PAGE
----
presented by
Editorial: Columns
< Return

Hey S-agers, Treasure Your Time
Editors’ Roundtable
Column by James Yood


Jean Baptiste Jouvenet, "The Miraculous Draught of Fishes," ca. 1706, oil on canvas, 154 1/4 x 261 1/2". Courtesy The Louvre, Paris

Oh, I think we get it — the contemporary art world is such an exposed and fragile piñata that any good poke will set its innards spewing. Seeming to many to solely rotate around money, celebrity, naked careerism, a fetish for novelty, gossip, insider trading, and an easy to caricature cast of curious characters, it becomes a no-brainer for our senior writers to catalogue our art scene’s hypocrisies and tsk-tsk their way through 1,000-word essays of lament. If I read one more scolding diatribe on the state of the current art world — well, no threats, let’s just say that enduring another essay of chagrined regret by the likes of Dave Hickey or Jerry Saltz, to name but two, will be one too many. You know, it’s all the fault of Koons, Gagosian, the Whitney Biennial, Twitter, art flipping collectors, snooty jet-setting curators, the auction houses, bloggers, art fairs, etc., as if any of this was actually news; and these essays are written with such crocodile tears of feigned sorrow that you would have thought the world — even if it’s just the art world — was coming to an end.
    
But if I may, I’d like to give some unsolicited advice to my senior — and I do mean senior — colleagues. If your age begins with ‘s’ (not 6, 7, 16 or 17, think about fifty years later than that) you should probably desist from whining too publicly about the current state of just about anything, and that includes the contemporary art world. Please, no accusations of ageism; I’m sympathetic to my AARP-advantaged colleagues (and have crossed that threshold myself) who feel compelled to rail against the art and culture of their latter time. When your age begins with ‘s’ I suppose you can’t help but wonder how many Documentas you’ve got left (“yeah, I was there in 2012, I should make 2017, I’ll probably make 2022 — though my hip won’t — but 2027? 2032? Auf Wiedersehen!”), and it’s beginning to look like the things you argued and stood for 20 and 30 years ago aren’t going to happen. You feel you’re not being listened to, you’re not the eminence gris you thought you’d become, the veteran arbiter of all the culture wars whose wisdom should be revered, whose counsel should be sought, whose name should be intoned with awe. “Why,” you ask yourself, “don’t they remember that article I wrote in ARTS in 1985?”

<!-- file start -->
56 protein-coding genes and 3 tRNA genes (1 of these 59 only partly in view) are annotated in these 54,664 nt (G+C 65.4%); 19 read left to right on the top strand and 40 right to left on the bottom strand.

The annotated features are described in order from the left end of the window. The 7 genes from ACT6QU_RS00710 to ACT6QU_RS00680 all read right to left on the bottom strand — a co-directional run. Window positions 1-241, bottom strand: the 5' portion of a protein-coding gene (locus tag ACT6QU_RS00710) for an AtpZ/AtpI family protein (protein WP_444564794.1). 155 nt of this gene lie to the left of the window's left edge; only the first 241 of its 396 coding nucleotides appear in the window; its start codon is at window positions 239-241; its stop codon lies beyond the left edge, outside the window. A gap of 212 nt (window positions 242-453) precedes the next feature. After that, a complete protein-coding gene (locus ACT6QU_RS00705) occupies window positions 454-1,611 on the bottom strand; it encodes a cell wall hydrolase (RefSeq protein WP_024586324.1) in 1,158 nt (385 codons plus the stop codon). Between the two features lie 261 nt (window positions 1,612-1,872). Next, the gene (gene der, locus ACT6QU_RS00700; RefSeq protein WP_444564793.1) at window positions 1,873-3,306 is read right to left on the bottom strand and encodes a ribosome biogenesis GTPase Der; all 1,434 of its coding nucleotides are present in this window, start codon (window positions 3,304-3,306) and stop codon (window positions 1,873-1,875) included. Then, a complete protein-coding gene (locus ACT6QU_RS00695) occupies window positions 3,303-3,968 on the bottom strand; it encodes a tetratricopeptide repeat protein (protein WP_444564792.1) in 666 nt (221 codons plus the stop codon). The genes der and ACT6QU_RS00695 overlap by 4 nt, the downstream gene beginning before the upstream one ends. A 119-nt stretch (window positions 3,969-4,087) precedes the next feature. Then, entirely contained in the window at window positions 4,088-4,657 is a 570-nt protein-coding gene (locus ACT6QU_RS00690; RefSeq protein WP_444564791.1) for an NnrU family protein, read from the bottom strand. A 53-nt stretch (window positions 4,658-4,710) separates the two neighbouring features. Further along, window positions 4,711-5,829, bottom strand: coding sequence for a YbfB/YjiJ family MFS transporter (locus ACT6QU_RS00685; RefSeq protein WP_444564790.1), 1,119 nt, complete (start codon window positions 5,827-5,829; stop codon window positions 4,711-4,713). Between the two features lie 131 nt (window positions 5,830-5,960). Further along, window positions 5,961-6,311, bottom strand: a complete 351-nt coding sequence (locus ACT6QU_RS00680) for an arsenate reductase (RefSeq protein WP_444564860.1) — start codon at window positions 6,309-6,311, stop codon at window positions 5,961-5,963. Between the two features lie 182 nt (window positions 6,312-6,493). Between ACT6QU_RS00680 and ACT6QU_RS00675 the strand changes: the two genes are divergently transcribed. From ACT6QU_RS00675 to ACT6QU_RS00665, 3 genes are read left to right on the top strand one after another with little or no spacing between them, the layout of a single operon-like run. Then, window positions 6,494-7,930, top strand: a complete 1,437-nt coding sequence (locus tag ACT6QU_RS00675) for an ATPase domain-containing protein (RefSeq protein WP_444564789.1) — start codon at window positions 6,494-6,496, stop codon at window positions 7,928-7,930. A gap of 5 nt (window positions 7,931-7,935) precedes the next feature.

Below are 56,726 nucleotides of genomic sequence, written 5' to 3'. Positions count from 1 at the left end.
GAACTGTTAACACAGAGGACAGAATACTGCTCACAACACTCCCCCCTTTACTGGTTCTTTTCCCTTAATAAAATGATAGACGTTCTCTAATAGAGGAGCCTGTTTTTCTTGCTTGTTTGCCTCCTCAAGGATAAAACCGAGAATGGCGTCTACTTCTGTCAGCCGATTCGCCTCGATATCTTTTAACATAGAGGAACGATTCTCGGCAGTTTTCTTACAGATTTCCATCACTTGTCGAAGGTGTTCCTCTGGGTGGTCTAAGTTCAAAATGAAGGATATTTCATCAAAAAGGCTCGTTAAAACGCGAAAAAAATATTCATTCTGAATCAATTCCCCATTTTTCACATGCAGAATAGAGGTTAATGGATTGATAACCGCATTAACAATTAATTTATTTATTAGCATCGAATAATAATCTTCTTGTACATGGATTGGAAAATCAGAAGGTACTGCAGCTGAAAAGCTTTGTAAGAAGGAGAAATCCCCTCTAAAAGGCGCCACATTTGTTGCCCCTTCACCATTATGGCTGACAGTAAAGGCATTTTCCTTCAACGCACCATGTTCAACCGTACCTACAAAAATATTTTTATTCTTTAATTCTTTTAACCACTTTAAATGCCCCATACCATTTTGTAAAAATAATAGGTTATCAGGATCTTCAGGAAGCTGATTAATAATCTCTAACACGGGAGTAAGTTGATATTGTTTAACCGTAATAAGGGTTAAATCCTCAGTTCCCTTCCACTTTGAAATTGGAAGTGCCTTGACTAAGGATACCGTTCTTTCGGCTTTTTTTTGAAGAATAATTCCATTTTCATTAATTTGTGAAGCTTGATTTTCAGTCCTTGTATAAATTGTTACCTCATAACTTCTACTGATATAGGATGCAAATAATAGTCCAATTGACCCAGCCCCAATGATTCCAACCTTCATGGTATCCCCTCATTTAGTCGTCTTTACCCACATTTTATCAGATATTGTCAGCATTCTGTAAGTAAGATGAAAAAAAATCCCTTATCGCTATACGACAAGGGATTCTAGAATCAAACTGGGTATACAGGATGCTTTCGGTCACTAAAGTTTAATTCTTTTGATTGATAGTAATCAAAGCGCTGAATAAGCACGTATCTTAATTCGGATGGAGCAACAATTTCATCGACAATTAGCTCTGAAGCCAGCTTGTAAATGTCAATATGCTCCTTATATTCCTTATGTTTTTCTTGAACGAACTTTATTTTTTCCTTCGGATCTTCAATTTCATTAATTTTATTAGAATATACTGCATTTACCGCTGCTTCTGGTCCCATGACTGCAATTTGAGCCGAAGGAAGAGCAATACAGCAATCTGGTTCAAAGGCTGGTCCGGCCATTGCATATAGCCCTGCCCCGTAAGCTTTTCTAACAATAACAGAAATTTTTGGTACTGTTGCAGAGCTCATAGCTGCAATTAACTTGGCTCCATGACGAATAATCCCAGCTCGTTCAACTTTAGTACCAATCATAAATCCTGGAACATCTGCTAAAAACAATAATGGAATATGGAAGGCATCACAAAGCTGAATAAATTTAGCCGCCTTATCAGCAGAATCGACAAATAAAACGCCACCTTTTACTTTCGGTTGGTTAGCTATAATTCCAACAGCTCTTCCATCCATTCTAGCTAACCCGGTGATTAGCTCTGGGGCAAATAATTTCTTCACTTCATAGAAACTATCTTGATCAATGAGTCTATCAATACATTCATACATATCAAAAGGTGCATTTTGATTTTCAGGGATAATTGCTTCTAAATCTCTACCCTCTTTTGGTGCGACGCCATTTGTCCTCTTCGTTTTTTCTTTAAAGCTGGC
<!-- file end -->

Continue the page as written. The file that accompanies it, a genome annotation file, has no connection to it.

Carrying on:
Well, they don’t, and what’s worse, they don’t care. It is as natural as the turning of the Earth, the old must give way to the new, but never seems able to do so graciously. There always comes a time of generational misanthropy; while it would be wonderful if the ‘s-age’ actually meant ‘sage,’ it never does. It is just too difficult for a person of age to turn his or her back on the gods of their youth, to the battles fought when tomorrows appeared endless and you were part of an activist change that seemed both fresh and invigorating. It was probably neither, just the tempo of your time, but it was your time, and its effacement by the following generation is hard to accept. The tone of recent writing about, say, Jeff Koons, is surprisingly similar to how Robert Hughes and Clement Greenberg sounded writing about Warhol 40 years ago. Koons and Warhol stand accused of creating the cultural milieu they, each in his own way and in his own time, actually just reflect. (FYI, Koons turned 60 in January of this year; Warhol was 58 at his death in 1987.)
    
Listen. We’re all not somehow entitled to live in an age that is a miraculous draught of art. If you lived in Lisbon in 1743 (quick, name an 18th century Portuguese artist) or Paris in 1690 (any Jean Jouvenet fans out there?), well that’s your historic moment and it won’t change no matter how you stamp your feet and whine about it. Time will tell if the early 21st Century will be remembered as a great moment for the visual arts, but it might be better if our scribes occasionally decided to light a candle rather than curse the art market. Of course, for the s-agers, treasure the time, for as Shakespeare wrote in "As You Like It," the next and final chapter “is second childishness and mere oblivion, sans teeth, sans eyes, sans taste, sans everything.” That sounds worse than complaining about Damien Hirst.


Galleries & Museums
Complete guide to fine art venues of the Western United States
By venue name:
# | A | B | C | D | E | F | G | H | I | J | K | L | M | N | O | P | Q | R | S | T | U | V | W | X | Y | Z | ALL
Arizona Nevada New Mexico Texas Utah Colorada Wyoming Idaho Montana Oregon Washington Southern California Northern California Illinois






Galleries & Museums
View each day's exhibition openings and special events
© 2018 Visual Art Source. All Rights Reserved.

Web Analytics